Author Topic: Domestic vs Continental Pilsner Malt  (Read 1677 times)

Offline ncbluesman

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Domestic vs Continental Pilsner Malt
« on: May 08, 2014, 07:26:43 AM »
I bought a bag of Rahr Premium Pilsner. Has anyone compared this with continental Pilsner malts? I recognize that if I make a Bo-Pils, it won't be authentic, but how would it differ from one?

The price difference was compelling.

Offline brewinhard

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Re: Domestic vs Continental Pilsner Malt
« Reply #1 on: May 08, 2014, 10:32:59 AM »
I find continental pilsner malt (ie Bestmalz which I usually use for german styles or Dingemanns for Belgians) to have a bit fuller body than our North American pilsner malt.  They seem to have a touch more sweetness and roundness to them.  I have also noticed that especially when using the Rahr that the beers tend to dry out more from attenuation than when using the Continental versions in the same recipe using the same mash temps and specs.  YMMV...

Offline morticaixavier

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Re: Domestic vs Continental Pilsner Malt
« Reply #2 on: May 08, 2014, 01:16:50 PM »
It's a subtle thing. perhaps too subtle for me. I mostly use domestic ingredients out of a desire to minimize the distance travelled by my beer and mostly it's not even noted in competition. in fact one of the beers that made it through to the second round was an amber lager brewed with domestic ingredients. I entered the same beer in another contest and a grand master 4 judge was on that panel. he picked it out. The first time anyone has.
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Offline beersk

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Re: Domestic vs Continental Pilsner Malt
« Reply #3 on: May 09, 2014, 08:41:25 AM »
I think there is a difference, but it's quite subtle. There's a certain sumpin' sumpin' that German pils malt has over domestic pils. I prefer to use authentic ingredients for my brewing, but I don't know if it'd matter much in something like a schwarzbier. I do typically use Rahr white wheat for my hefes though...so I wonder much different it'd be with something like Weyermann or Best. Guess I'll find out since I've got a sack of Best wheat comin'. My guess is it won't be much different as hefes are mainly driven by the yeast.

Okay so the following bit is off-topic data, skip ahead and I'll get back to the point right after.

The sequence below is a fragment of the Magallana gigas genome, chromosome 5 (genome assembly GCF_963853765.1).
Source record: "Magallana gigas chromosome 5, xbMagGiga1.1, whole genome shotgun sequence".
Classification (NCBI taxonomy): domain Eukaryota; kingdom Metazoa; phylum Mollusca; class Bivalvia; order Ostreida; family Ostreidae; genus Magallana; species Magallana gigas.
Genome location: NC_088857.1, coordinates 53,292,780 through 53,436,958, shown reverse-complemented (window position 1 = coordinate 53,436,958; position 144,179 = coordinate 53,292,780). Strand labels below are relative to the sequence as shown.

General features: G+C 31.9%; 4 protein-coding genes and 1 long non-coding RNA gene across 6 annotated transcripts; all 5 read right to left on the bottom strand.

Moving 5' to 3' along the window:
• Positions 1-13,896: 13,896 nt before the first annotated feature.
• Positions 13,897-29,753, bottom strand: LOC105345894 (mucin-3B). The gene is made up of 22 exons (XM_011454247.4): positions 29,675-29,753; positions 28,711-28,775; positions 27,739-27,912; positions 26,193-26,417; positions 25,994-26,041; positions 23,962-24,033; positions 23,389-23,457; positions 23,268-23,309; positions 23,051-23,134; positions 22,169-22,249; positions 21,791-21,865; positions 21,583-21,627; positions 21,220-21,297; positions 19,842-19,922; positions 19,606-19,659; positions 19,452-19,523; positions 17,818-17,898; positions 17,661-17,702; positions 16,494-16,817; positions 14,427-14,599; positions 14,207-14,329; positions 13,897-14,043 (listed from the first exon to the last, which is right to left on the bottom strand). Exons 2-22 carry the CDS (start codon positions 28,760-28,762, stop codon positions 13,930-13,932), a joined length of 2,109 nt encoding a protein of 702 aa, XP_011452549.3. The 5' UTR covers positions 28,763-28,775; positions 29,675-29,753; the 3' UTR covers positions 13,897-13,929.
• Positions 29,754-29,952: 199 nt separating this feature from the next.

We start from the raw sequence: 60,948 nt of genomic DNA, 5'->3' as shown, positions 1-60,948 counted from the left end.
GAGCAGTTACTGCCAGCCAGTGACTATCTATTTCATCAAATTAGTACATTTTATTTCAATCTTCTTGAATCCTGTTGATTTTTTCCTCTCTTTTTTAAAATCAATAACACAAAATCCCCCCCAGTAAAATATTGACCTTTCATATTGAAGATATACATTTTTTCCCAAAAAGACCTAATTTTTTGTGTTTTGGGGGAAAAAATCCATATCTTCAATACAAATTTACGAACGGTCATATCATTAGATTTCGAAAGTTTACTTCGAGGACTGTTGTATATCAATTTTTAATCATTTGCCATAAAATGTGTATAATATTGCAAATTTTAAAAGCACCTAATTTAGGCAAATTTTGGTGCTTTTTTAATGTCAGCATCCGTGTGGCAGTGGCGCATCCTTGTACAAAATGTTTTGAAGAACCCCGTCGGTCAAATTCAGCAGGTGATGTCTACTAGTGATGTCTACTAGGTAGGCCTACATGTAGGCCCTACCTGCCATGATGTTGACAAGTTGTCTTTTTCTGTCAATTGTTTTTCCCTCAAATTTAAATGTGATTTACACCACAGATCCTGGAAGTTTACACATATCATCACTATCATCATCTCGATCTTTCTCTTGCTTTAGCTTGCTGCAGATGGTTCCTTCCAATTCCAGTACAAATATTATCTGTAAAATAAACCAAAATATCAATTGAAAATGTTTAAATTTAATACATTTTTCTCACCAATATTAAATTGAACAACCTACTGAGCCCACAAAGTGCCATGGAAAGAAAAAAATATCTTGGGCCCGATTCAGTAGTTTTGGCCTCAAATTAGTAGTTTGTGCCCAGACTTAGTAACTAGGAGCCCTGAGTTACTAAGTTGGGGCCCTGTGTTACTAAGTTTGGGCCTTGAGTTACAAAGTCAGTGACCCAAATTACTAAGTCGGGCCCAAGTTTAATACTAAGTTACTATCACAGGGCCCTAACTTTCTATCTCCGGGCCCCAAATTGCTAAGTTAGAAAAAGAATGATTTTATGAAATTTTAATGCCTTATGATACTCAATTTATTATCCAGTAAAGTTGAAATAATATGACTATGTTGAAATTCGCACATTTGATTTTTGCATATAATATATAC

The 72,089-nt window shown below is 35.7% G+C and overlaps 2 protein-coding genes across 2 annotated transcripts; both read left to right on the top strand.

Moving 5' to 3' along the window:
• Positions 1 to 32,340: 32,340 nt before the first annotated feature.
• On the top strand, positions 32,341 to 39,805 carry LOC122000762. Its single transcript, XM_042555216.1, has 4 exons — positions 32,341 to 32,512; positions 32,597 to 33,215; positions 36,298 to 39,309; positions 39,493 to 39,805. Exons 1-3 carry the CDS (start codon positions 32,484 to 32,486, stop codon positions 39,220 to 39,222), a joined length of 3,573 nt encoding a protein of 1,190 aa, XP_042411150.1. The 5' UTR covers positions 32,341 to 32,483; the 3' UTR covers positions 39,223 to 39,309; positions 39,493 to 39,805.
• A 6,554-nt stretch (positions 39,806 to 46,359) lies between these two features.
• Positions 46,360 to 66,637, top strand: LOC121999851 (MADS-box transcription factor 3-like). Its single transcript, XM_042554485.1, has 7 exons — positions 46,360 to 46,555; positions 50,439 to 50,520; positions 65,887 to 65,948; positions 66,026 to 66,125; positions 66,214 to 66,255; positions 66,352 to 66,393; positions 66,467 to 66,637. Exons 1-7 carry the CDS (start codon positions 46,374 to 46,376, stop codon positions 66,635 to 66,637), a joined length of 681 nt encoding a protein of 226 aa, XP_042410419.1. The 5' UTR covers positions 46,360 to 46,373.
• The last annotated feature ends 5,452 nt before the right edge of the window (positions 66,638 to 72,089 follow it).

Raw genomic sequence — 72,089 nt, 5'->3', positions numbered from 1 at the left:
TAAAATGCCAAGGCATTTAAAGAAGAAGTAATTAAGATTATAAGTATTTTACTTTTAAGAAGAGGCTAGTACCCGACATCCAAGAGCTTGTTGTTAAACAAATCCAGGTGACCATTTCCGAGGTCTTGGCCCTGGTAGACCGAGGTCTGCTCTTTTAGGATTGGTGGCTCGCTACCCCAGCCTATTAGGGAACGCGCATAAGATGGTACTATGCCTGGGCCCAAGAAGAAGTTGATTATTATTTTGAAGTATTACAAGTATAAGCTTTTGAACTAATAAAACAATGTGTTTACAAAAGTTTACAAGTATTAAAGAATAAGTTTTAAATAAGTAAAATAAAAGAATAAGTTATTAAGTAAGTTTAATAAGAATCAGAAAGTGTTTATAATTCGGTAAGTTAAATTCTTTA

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Re: Domestic vs Continental Pilsner Malt
« Reply #4 on: May 09, 2014, 09:29:33 AM »
I think there is a difference, but it's quite subtle. There's a certain sumpin' sumpin' that German pils malt has over domestic pils.

Definitely a difference. I think the Belgian/French pils is most different from domestic sources but German pils is subtly different but in a way that really seems to matter. I find the Belgian and French pils is more crackery than domestic and German is similar in overall taste to domestic but more complex.
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Offline majorvices

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Re: Domestic vs Continental Pilsner Malt
« Reply #5 on: May 09, 2014, 10:35:22 AM »
while I prefer Best Pils to Rahr Pils, Rahr is very good and a good bit bit cheaper.
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Offline AmandaK

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Re: Domestic vs Continental Pilsner Malt
« Reply #6 on: May 09, 2014, 12:27:49 PM »
I think there is a difference, but it's quite subtle. There's a certain sumpin' sumpin' that German pils malt has over domestic pils.

Definitely a difference. I think the Belgian/French pils is most different from domestic sources but German pils is subtly different but in a way that really seems to matter. I find the Belgian and French pils is more crackery than domestic and German is similar in overall taste to domestic but more complex.